Test Rules and Regulations

General Policies and Procedures

  1. Bulls must have been born between August 15 and December 31, 2013.

  2. All consignors' herds must have been enrolled in their respective breed association performance program. State BCIA programs were accepted for herds whose breed association did not have a performance record program.

  3. Bulls must have completed the weaning phase of the performance record program with their contemporary group, and this information must have been presented at time of delivery. If data had not yet been returned from the consignors' respective association, a copy of the weight data with the number of contemporaries was requested.

  4. Bulls could either be purebred or fullblood, but must have been registered with a breed association. Composite bulls must have had both sire and dam registered in an acknowledged beef breed association. A registration certificate and pedigree were required at time of bull delivery to the test station. Otherwise, bulls were not accepted.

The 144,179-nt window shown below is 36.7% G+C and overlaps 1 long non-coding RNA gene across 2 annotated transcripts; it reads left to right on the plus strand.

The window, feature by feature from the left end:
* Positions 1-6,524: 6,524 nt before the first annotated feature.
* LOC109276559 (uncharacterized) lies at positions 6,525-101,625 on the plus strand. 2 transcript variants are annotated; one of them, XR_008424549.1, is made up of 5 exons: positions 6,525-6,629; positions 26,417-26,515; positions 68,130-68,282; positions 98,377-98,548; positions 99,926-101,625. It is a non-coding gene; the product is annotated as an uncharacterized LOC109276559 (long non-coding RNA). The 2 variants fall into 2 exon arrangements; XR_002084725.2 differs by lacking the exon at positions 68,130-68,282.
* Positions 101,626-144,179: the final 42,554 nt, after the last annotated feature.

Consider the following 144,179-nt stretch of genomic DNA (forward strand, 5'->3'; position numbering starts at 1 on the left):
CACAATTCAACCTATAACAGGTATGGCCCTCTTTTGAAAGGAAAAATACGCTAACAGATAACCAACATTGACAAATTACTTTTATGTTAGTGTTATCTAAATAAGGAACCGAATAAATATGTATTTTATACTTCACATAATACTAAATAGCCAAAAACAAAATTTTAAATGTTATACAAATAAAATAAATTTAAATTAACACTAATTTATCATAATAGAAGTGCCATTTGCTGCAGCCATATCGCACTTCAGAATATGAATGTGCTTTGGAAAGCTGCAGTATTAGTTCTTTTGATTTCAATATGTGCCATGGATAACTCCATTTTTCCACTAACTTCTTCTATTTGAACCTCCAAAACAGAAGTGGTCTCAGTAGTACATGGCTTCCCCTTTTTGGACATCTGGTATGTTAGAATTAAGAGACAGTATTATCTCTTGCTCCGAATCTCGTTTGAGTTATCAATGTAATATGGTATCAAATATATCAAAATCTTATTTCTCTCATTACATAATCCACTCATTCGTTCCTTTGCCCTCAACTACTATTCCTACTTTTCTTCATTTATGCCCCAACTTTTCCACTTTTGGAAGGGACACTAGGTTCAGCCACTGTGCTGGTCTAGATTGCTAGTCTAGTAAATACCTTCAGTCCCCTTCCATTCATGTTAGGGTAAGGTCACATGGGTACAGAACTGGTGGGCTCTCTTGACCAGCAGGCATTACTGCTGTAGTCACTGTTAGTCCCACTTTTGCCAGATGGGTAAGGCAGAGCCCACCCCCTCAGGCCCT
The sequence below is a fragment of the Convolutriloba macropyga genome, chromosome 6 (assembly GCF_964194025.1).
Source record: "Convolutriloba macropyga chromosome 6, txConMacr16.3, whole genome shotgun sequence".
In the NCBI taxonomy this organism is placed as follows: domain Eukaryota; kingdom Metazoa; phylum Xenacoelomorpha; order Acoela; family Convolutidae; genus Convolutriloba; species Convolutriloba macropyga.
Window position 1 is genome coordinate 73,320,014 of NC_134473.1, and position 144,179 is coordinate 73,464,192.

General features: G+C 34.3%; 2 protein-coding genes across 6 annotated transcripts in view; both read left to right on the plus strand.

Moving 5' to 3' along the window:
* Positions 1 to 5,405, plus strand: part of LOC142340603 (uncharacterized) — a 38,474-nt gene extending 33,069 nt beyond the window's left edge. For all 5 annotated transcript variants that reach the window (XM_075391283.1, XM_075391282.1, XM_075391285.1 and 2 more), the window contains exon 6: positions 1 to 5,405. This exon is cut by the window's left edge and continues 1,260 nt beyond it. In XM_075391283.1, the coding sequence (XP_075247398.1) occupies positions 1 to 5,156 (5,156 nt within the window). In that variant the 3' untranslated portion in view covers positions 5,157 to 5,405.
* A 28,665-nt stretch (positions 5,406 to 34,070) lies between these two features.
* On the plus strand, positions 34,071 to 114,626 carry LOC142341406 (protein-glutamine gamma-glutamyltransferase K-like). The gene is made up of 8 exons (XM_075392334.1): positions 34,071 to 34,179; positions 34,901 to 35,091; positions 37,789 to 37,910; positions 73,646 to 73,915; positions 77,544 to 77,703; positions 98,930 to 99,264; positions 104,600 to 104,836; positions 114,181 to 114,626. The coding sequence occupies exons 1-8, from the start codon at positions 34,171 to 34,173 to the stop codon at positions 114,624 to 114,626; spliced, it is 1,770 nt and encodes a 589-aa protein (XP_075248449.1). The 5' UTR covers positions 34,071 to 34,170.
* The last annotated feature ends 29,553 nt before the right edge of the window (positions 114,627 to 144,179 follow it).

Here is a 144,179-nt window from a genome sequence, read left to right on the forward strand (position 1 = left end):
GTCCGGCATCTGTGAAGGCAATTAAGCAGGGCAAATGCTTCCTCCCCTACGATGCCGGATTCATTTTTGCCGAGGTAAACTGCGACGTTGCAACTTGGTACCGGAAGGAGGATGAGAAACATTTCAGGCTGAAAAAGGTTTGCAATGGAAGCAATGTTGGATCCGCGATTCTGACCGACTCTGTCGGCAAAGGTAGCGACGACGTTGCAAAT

5. Each bull was required to weigh 2.5 lb per day of age when delivered to the test station. A transit shrink of 1% per hour of transit time was allowed.

  6. Bulls must be have been weaned a minimum of three weeks prior to delivery at the test site.

  7. Bulls were required to be structurally sound and show evidence of good growth potential.

  8. Birth weights of bulls were required at delivery.

  9. Consignments were limited to 10 head per owner or operation. Additional consignments would have been considered on the basis of space availability.

  10. There was a limit of 100 bulls for the test. More than 100 bulls were nominated to the Florida Bull Test. As result, the following selection criteria were used to determine which bulls were accepted:

    • Groups of bulls from the same sire were given preference because of the benefit of sire-group testing rather than individual testing.

    • Preference was given to breeders or consignors who maintained their Florida Cattlemen's Association membership.

    • Bulls were accepted based on the order in which nominations were received.

  11. Bulls originating from embryo transfer must have been designated as such, and the breed of the recipient cow must have been identified.